Project Teams


Team Lead: Gilead Biggie (’18)


The drivetrain project team is responsible for powering the car. Typically, our cars run a CVT (Continuously Variable Transmission) from the engine to a double stage reduction gearbox attached directly to the wheels. We generally design and manufacture a new gearbox every year. We are also responsible for tuning the CVT once the car is complete to achieve maximum performance by balancing top speed, torque and acceleration.


(click image to view animation)


Team Lead: Harel Biggie (’18)


The electronics team is responsible for ensuring the car has a functioning brake light, and the engines can be properly be turned off. We also take care of communication at competitions using HAM radios. In addition, the electronics team collects data from various systems of the car to validate the design choices of the car. All data collected using the Arduino platform.



Team Lead: Kaven Marte (’19)


The frame team is in charge of design, test, and manufacture the chassis for the vehicle. We use SolidWorks for the design and NX to perform finite element analysis and simulations of the different stresses on the chassis. In addition, we are going to be performing physical testing using strain gauges in order to validate the load cases used on the analysis.



Team Lead: Mario Gutierrez (’19)


Exterior Design is responsible for the design and production of all coverings, paneling, and signage mounted on the vehicle. There are 3 main goals in this Project team:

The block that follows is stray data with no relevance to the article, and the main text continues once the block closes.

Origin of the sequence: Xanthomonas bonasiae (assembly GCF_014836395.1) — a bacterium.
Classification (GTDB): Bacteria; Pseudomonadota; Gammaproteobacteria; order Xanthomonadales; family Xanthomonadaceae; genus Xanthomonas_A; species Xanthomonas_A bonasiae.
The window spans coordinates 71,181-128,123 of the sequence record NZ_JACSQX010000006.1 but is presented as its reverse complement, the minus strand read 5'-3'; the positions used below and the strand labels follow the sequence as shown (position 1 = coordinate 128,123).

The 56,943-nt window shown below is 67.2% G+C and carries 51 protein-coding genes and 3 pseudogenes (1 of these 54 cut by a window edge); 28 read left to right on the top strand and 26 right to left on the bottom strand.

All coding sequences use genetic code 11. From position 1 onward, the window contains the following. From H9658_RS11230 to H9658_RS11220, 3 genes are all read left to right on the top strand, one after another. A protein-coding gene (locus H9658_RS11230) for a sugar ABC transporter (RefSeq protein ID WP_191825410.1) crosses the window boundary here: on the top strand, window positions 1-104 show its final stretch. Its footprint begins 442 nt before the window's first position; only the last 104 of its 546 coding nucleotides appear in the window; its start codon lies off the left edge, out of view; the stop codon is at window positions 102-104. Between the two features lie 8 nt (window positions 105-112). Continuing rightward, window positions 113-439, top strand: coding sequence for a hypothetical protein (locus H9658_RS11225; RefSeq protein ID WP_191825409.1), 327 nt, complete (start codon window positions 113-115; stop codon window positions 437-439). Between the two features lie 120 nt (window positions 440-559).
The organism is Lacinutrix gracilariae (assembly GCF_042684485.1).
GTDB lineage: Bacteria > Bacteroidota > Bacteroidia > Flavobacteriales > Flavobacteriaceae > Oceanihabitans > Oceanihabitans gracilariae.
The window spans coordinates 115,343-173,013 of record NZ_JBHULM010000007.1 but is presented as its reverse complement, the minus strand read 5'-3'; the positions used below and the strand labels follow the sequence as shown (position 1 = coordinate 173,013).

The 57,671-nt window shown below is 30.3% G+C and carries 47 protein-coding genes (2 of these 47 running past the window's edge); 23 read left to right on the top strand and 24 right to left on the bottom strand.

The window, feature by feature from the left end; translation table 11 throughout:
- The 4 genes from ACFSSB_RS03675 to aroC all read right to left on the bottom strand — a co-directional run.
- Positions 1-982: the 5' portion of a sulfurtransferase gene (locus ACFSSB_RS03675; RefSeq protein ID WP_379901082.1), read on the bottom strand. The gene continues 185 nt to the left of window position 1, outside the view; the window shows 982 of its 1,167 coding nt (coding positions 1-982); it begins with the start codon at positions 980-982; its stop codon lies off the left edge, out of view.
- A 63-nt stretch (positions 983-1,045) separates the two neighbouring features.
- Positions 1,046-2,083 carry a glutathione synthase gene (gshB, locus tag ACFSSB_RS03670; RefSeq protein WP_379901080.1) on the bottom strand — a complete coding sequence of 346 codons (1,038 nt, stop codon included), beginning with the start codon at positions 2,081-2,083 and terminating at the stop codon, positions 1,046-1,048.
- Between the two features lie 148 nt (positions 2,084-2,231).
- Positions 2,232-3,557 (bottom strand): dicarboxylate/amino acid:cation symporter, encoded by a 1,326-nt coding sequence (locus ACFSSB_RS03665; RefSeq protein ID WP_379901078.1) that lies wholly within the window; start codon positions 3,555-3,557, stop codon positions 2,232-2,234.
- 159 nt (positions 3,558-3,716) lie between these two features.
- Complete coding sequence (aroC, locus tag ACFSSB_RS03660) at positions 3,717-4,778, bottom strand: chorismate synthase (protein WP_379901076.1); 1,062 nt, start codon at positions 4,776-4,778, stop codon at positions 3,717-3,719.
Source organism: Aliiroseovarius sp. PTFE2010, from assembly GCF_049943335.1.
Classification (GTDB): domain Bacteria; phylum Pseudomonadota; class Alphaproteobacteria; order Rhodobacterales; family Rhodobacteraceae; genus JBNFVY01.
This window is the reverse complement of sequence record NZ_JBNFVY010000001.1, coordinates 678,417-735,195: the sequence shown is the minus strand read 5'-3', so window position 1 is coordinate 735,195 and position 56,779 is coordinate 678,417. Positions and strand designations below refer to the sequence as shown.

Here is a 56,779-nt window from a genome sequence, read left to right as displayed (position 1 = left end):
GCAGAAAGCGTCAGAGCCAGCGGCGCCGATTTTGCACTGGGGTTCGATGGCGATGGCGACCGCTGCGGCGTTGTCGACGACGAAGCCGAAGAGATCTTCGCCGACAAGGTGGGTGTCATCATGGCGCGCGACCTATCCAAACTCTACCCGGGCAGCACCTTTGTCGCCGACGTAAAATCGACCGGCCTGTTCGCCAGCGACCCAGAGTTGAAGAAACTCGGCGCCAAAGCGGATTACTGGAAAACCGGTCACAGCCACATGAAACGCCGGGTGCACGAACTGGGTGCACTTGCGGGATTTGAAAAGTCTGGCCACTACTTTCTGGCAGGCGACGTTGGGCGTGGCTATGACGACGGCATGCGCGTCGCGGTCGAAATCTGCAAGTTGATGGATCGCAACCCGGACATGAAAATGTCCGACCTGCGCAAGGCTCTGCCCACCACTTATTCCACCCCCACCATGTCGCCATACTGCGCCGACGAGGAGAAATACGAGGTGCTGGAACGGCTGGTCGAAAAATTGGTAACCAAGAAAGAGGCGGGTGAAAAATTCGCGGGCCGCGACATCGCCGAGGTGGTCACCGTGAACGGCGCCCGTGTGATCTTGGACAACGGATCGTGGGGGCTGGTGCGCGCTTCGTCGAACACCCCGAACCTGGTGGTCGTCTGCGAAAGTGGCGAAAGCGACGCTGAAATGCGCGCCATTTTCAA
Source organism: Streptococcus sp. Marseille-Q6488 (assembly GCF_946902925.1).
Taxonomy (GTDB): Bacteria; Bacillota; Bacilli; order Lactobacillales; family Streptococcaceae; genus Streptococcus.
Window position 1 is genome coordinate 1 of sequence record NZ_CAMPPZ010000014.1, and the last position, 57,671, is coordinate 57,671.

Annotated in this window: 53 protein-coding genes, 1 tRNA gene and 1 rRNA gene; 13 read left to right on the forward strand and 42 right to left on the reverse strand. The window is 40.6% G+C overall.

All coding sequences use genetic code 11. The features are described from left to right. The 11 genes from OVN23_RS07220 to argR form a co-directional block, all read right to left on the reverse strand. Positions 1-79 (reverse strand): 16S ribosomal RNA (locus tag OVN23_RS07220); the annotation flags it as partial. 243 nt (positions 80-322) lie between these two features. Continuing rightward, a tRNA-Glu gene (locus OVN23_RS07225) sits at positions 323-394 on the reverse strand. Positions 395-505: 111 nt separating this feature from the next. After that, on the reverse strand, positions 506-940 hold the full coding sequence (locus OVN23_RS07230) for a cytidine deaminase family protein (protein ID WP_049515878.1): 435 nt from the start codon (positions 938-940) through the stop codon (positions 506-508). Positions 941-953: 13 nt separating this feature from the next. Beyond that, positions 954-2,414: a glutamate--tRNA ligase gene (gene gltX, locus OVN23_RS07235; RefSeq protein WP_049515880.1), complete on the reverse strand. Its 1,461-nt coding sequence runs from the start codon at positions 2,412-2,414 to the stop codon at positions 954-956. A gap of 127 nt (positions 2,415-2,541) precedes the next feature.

1. To protect the driver and car systems from the off-road environment (track debris, water, mud, etc.)
2. Defining our car’s number and the team’s sponsors to onlookers.
3. Creating an aesthetic appeal, which is not a requirement but improves success in design judging and garners additional respect from the community.



Team Lead: Mike Macfarlane (’17)


The suspension is all hardware that connects the tires to the chassis, allowing for relative motion between the two. The design of a vehicle’s suspension is the determining factor in its handling characteristics; traits such as turning radius, role while turning sharply or response to driving over an obstacle. To design and manufacture the suspension, the suspension project team makes use of a variety of CAD/FEA tools (such as NX  10, SolidWorks, and Lotus Shark) as well as manufacturing techniques such as CNC machining, milling, lathing, and welding. Once the suspension has been built and mounted, the suspension team is responsible for tuning the suspension to the match our drivers’ preferred handling traits, as well as being ready to swiftly replace broken parts during a race.


Team Lead: Oscar Ta (’18)


The Usability Project Team takes responsibility for every driver-to-vehicle system. Critical systems span the brakes, accelerator, steering, and more. Leveraging ergonomics and performance, we extend to seating comfort and safety components. Drivers interact with all systems; the Usability Team regularly cooperates with other subsystems to complete our Baja vehicle.


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